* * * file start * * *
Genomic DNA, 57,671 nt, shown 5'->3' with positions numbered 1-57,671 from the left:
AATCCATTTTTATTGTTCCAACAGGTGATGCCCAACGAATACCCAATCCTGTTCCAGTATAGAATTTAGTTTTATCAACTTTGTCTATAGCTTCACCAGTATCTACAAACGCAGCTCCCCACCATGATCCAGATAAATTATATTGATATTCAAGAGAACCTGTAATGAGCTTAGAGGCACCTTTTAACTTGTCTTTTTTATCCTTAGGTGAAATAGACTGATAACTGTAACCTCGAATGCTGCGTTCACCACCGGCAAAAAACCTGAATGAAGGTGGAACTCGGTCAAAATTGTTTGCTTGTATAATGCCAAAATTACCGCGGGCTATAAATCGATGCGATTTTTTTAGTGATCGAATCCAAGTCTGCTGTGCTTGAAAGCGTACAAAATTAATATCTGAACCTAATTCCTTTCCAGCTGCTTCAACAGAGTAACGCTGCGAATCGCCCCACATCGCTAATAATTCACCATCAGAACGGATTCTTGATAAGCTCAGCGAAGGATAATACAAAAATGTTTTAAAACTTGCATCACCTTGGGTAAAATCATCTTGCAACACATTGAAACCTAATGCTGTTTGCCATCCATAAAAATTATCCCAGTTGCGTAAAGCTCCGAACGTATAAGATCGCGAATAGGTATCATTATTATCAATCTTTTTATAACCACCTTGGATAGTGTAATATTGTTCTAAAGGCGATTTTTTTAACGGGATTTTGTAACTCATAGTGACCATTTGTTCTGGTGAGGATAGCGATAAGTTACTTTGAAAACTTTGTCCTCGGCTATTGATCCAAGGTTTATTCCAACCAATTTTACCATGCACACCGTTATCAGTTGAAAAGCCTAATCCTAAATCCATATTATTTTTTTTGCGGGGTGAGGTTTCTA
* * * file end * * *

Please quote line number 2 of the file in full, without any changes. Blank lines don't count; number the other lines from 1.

AATCCATTTTTATTGTTCCAACAGGTGATGCCCAACGAATACCCAATCCTGTTCCAGTATAGAATTTAGTTTTATCAACTTTGTCTATAGCTTCACCAGTATCTACAAACGCAGCTCCCCACCATGATCCAGATAAATTATATTGATATTCAAGAGAACCTGTAATGAGCTTAGAGGCACCTTTTAACTTGTCTTTTTTATCCTTAGGTGAAATAGACTGATAACTGTAACCTCGAATGCTGCGTTCACCACCGGCAAAAAACCTGAATGAAGGTGGAACTCGGTCAAAATTGTTTGCTTGTATAATGCCAAAATTACCGCGGGCTATAAATCGATGCGATTTTTTTAGTGATCGAATCCAAGTCTGCTGTGCTTGAAAGCGTACAAAATTAATATCTGAACCTAATTCCTTTCCAGCTGCTTCAACAGAGTAACGCTGCGAATCGCCCCACATCGCTAATAATTCACCATCAGAACGGATTCTTGATAAGCTCAGCGAAGGATAATACAAAAATGTTTTAAAACTTGCATCACCTTGGGTAAAATCATCTTGCAACACATTGAAACCTAATGCTGTTTGCCATCCATAAAAATTATCCCAGTTGCGTAAAGCTCCGAACGTATAAGATCGCGAATAGGTATCATTATTATCAATCTTTTTATAACCACCTTGGATAGTGTAATATTGTTCTAAAGGCGATTTTTTTAACGGGATTTTGTAACTCATAGTGACCATTTGTTCTGGTGAGGATAGCGATAAGTTACTTTGAAAACTTTGTCCTCGGCTATTGATCCAAGGTTTATTCCAACCAATTTTACCATGCACACCGTTATCAGTTGAAAAGCCTAATCCTAAATCCATATTATTTTTTTTGCGGGGTGAGGTTTCTA